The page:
Power supply options for beacons

The best and recommended way to power the beacons of the indoor positioning system is to have a fixed external power supply.

For Super-Beacons, we recommend regular AC to USB converters or USB chargers. 


For Industrial Super-Beacons:


Notice! Newer Super-Beacons are +5V power supplied – not +12V power supplied. Applying +12V to newer batches of Super-Beacons (produced in 2022 and later) will kill them.

AC to +5V converter for Marvelmind Industrial Beacons and Super-Modem

 Our converters and chargers support ~110V and ~220V. Thus, you can easily use them in Europe, Asia, and the Americas.  Remember about different plugs, though.

Some converters come with external plugs. However, some come with open wires on the input side and are designed to be connected to your warehouse’s and factory’s electricity grid.

External power supplies give peace of mind and freedom to focus on other aspects of the system.


Though we strongly advise using an external fixed power supply, different battery options are available if the fixed power supply is not feasible. Even more exotic options, like solar panels, could also be helpful in some special applications.

Before we go deeper into the power supply variants, let’s discuss what to pay attention to and why.

Defining factors for the power supply options

Powering of modems is not a problem

First of all, notice that we don’t discuss powering of modems. Modems are nearly always active. They typically don’t sleep. In the majority of cases, they are even computer connected. Thus, powering them is typically not an issue: either they are USB-connected and powered via USB, for example, Modem v5.1 or the power is readily available via ~220V to +5V (+12V for older batches) converter for the Super-Modem.

Mobile beacons vs. Stationary beacons

Stationary beacons (anchors) have fixed locations. See more in the Placement Manual.

At first glance, one may think that providing power to them is not a problem, and the primary focus shall be on the mobile beacons. Thus, there are claims of 1-year, 3-year, and 5-year battery lifetime for tags in UWB or BLE systems

But in reality, it is the opposite in the majority of cases:

  • To provide power to stationary beacons is simply costly: cables, wiring, work, permits, restrictions
  • The stationary beacons are placed high on the wall or ceilings, and often one needs a special permit to access the area to install the beacons, wire the power supply, or change the depleted battery. Such works are often expensive or restricted, i.e., even more expensive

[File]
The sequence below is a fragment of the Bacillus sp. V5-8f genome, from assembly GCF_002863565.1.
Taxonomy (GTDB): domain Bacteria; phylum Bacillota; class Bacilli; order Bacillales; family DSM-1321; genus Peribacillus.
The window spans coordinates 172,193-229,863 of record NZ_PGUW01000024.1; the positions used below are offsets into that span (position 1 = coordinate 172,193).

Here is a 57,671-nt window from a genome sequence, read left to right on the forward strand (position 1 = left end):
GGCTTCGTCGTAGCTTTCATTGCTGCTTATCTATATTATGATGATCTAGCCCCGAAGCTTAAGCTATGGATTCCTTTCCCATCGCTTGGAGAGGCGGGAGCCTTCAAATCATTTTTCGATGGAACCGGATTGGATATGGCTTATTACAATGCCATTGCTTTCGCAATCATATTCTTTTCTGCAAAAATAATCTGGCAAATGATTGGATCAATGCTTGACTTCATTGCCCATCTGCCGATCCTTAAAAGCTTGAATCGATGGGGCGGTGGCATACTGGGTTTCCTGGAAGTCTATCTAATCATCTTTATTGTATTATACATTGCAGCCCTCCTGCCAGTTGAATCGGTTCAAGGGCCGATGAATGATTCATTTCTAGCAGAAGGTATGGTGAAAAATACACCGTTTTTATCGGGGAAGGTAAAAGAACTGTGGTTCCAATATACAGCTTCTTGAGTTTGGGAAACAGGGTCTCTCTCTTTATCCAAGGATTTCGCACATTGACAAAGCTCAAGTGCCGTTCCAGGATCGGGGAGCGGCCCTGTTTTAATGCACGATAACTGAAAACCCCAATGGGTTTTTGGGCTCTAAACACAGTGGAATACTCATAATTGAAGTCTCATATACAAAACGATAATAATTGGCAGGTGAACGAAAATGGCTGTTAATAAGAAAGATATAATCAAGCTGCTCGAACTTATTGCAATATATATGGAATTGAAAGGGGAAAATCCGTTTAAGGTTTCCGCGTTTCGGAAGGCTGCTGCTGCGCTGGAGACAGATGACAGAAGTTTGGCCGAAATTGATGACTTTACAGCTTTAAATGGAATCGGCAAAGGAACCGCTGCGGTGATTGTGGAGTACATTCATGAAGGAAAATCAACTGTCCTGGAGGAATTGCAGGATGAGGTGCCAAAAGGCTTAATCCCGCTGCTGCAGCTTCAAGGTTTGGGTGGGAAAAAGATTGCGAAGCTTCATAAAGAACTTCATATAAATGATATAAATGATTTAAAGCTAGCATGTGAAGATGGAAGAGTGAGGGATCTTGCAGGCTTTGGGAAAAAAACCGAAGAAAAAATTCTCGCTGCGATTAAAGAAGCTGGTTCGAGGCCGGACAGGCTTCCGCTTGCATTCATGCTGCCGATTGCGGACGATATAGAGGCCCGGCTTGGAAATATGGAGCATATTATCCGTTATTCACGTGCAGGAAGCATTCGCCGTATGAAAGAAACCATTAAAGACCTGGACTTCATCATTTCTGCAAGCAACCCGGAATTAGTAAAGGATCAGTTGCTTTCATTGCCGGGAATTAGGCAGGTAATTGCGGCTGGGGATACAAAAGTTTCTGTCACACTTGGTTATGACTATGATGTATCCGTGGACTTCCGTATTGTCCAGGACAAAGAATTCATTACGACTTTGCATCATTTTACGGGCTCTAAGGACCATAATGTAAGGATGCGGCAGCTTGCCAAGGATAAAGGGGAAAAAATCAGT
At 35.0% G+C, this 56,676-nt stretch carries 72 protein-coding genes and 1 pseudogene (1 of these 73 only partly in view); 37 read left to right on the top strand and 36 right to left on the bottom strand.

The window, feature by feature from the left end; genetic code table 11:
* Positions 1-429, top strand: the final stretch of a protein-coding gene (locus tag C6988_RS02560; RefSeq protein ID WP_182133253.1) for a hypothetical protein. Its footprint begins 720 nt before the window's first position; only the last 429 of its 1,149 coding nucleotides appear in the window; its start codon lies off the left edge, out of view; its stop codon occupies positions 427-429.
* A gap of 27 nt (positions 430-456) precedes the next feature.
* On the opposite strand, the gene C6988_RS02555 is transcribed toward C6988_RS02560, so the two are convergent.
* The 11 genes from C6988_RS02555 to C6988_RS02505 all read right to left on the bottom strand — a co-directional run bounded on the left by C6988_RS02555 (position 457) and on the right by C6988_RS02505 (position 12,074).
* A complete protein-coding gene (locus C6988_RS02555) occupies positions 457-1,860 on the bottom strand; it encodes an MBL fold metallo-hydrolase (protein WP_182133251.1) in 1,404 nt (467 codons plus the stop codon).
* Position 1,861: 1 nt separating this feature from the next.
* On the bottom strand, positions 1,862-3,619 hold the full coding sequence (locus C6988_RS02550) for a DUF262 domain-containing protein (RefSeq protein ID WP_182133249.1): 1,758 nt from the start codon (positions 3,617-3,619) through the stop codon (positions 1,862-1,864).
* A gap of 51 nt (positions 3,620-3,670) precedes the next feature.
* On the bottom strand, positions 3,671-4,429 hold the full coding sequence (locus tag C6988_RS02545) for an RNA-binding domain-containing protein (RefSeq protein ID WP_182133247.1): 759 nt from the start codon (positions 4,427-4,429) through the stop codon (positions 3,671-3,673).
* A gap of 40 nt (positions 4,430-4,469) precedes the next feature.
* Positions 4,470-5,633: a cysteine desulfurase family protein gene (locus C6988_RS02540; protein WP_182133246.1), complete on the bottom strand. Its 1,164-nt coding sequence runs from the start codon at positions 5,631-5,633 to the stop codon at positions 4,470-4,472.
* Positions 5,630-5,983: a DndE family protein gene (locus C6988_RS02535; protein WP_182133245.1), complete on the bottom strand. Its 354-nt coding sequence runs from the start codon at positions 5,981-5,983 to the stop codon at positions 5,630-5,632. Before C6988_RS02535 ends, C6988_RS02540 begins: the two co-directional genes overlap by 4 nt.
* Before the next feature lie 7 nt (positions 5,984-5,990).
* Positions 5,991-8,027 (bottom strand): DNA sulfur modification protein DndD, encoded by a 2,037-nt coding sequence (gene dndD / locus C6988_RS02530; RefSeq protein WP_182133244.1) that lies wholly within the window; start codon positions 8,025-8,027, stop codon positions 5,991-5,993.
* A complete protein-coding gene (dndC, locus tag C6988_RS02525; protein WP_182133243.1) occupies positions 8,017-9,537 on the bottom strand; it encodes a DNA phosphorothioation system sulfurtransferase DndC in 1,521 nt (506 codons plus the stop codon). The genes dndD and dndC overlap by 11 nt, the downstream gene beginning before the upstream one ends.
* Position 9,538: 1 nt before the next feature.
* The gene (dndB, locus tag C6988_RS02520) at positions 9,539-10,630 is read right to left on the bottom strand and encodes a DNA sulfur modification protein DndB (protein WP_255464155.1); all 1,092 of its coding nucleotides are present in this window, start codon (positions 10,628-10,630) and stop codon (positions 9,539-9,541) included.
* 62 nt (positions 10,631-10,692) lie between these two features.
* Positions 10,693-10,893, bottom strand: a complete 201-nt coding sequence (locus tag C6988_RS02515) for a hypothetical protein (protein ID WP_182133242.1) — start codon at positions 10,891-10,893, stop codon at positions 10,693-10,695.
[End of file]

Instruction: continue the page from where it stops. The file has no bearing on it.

• Basic ~110/220V wiring + converters may be the least expensive option. PoE can be costly and an overshoot, notably if you don’t need Ethernet. Try to find solutions that wouldn’t require costly data wiring to each stationary beacon (anchors). Note, that the majority of UWB system do require PoE and Ethernet connectivity to their anchors and that the major part of the total cost. Wireless options for data connectivity are the best. Wireless for connectivity + basic fixed power supply is the best
  • Batteries are not recommended for stationary beacons unless not avoidable because, with batteries, there are always risks and limitations: (1) you accidentally forget some settings, and the battery will run out of energy in days rather than weeks or months; (2) Sooner or later the battery must be replaced (very bad) or re-charged (much better) – but still, it is a potential interruption and additional work, for sure; (3) you will have to sacrifice/compromise the performance to find a balance between the battery lifetime, battery costs and the update rate, range, etc.

Mobile beacons, on the other hand, are typically either powered by the electrical grid of a robot, drone, or forklift or charged often (daily, weekly) because, unlike stationary beacons, they are easily accessible and people are used to charge their devices: phones, cameras, players, lights, etc., i.e. it is not something they resist much.



Therefore, it is important to very clearly understand that powering mobile beacons (tags) is typically not a problem. But powering of stationary beacons could be due to the cost or limitations of wiring or size and costs of required batteries and associated battery replacement/utilization and recharging costs.

Beacons sleep most of the time

Like the majority of other modern electronic devices, Marvelmind beacons sleep most of the time. They wake for a very short time, do the job, and go to sleep immediately in order to save energy.